July 6, 2015


(Revised 03/04/2024)

When you've experienced a prolonged period of unemployment like I have, you gain a thick skin...because most people aren't as sensitive as you are.

(And when I say "you are", I mean "I am.").

Comments about how people don't "work hard enough" to get work, or even well-meaning comments that seem to cut to the bone...it's hard to deal with a tough, hard-boiled world when my character is anything but.

That inspired my story When Angels Fall in Space Buggy Press' anthology Dreamer's Syndrome: New World Navigation. Having met Mark Bousquet (my editor) via the Better in the Dark Facebook group and his blog, I loved the premise of Dreamer's Syndrome: what happens if you wake up dressed like your childhood dream job? So my idea was simple: what if someone who read Sherlock Holmes as a ten-year-old found himself dressed up as a Victorian consulting detective?

One snag - the guidelines made no mention of England, but suggested a psychic geography for the United States. (The East Coast featured superheroes, the Pacific Northwest was a fantasy forest, etc). Noticing that Los Angeles (a city I had visited twice in my youth) was a 1940s-style landscape, and reading Robert Leslie Bellem's Dan Turner, Hollywood Detective stories at the time, it became much easier to flip the premise to a hard-boiled detective.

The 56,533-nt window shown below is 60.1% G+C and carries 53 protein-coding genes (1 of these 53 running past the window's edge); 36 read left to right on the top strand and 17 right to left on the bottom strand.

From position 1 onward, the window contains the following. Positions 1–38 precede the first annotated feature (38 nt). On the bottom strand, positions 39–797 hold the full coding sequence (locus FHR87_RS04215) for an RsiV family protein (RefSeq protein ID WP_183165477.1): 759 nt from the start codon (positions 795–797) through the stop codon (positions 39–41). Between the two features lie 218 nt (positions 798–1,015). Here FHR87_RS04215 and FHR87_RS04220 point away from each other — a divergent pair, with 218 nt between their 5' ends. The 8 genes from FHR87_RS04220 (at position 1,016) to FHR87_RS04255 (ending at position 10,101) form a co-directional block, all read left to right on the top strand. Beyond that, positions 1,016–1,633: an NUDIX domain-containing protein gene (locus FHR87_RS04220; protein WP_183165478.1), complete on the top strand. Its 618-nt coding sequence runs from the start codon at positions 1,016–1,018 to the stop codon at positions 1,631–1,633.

It was also a great opportunity to flesh out the Los Angeles of the Dreamer's Syndrome universe. Angels became the cops - inscrutable, hidden, and mistrusted by the general populace. (With a bonus of misunderstanding humans: angels consider themselves "divine constructs" whose enforcement arm is called the "Celestial Brigade"). An early draft featured a faded child beauty pageant queen as a librarian; remembering past consulting work with local quinceanera stores, she became a former actress who gained personal satisfaction working as a librarian.

Aspects of my personal life influenced the book....including my lead character's name. A friend served as a model for Shawn, the former junkie turned cartoon bear who serves as an informant. (And yes, you read that last sentence correctly). My Jesuit education allowed me to permeate the story with some subtle (and not-so-subtle) nods....but in naming my lead character, I wanted something that sounded appropriately hard-boiled in tone.  

Thus was born John Brant, aka Ianek Bronotok, a private detective. And yes, I'm more than happy to write more stories - I love hardboiled mysteries. I would love to reenter that world....because there are always more stories to tell.

As of 03/04/2024,  Dreamer's Syndrome: New World Navigation is out of print in both softcover and Kindle. If you can hunt this down, find it. There are some great stories in it, and I'm proud to have been part of this collection. 

You can find this and other works I've written via my Amazon Author Page. Enjoy! 

No comments: